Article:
Growth hacking is like engineering (stick with me, Arts degree holders). It’s about building systems that allow you to create tests and learn from them so that you can build even better systems. With engineers, they’re building bridges, but for growth hackers, it’s all about designing growth strategies that yield ever higher growth rates.
Growth hacking (or growth marketing) is a modern approach to marketing. Instead of gut-calls and one-size-fits-all solutions, it leverages actual user data to find paths to sustainable growth. It may not be as easy as applying X generic growth strategy for Y result, but the end result will be bespoke hacks that encourage growth for your product. Once you get into the growth hacker mindset, every aspect of your UI and UX becomes an opportunity to optimize. With each positive tweak you make, you’ll improve your product and unlock the growth you’ve been looking for.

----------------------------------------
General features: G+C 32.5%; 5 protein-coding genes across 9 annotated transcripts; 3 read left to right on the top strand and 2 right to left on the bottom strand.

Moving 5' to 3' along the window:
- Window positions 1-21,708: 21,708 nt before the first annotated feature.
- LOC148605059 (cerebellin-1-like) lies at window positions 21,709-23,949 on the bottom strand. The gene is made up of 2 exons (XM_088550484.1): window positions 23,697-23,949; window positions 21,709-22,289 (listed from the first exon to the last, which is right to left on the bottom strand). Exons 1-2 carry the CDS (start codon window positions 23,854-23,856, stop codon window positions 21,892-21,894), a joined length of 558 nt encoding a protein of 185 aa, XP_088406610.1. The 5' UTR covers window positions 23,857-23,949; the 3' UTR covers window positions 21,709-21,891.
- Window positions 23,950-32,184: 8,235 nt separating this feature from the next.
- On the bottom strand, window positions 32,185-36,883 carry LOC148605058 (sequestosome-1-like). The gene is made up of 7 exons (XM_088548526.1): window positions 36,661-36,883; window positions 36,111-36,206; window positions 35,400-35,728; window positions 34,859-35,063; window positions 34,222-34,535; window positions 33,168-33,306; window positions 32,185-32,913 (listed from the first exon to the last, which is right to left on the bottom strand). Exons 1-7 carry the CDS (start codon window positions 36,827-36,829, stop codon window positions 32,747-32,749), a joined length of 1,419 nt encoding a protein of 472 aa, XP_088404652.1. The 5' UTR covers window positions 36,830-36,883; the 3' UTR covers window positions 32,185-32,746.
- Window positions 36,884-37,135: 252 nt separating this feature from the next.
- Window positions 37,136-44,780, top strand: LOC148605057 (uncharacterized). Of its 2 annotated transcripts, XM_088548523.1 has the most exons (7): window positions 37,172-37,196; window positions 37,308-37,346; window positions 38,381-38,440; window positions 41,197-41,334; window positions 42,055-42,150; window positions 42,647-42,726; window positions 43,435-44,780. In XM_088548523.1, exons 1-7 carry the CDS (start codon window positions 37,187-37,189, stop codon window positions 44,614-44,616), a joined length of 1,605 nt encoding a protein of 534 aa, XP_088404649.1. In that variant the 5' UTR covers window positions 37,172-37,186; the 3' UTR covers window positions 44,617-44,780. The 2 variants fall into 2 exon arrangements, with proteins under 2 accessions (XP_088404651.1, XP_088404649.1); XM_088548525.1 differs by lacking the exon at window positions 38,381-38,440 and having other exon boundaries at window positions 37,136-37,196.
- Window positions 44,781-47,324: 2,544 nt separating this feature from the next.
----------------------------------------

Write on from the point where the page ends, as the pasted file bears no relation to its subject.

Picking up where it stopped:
What is growth hacking?
Growth hacking is a process where you run experiments on your products to find the best optimizations to increase growth. Unlike traditional marketing, growth marketing is concerned with all aspects of a user lifecycle, from acquisition to adoption and advocacy.
According to Sean Ellis, the person who popularized growth hacking in 2010, a growth hacker is “a person whose true north is growth.” To find true north, growth hackers need to run experiments to see what increases growth for that product. It’s not enough to know that doing X worked for Uber; you need to know that it’ll work for you too. The growth hacking process requires you to experiment with your user base to find what strategies work specifically with them. When you find something that works, keep on experimenting and refining as your product user base grows with it.
To be an effective growth hacker, you need to know how to run experiments. A basic growth hack experiment can be set up this way:
- Set a goal: Increase signups by 10% in the first quarter.
- Create a hypothesis on how to reach that goal: We can increase signups by 10% if we start advertising on LinkedIn ads.
- Set a way of measuring the success of your experiment: The experiment will be successful if we see a 10% increase in signups after three months of LinkedIn ads.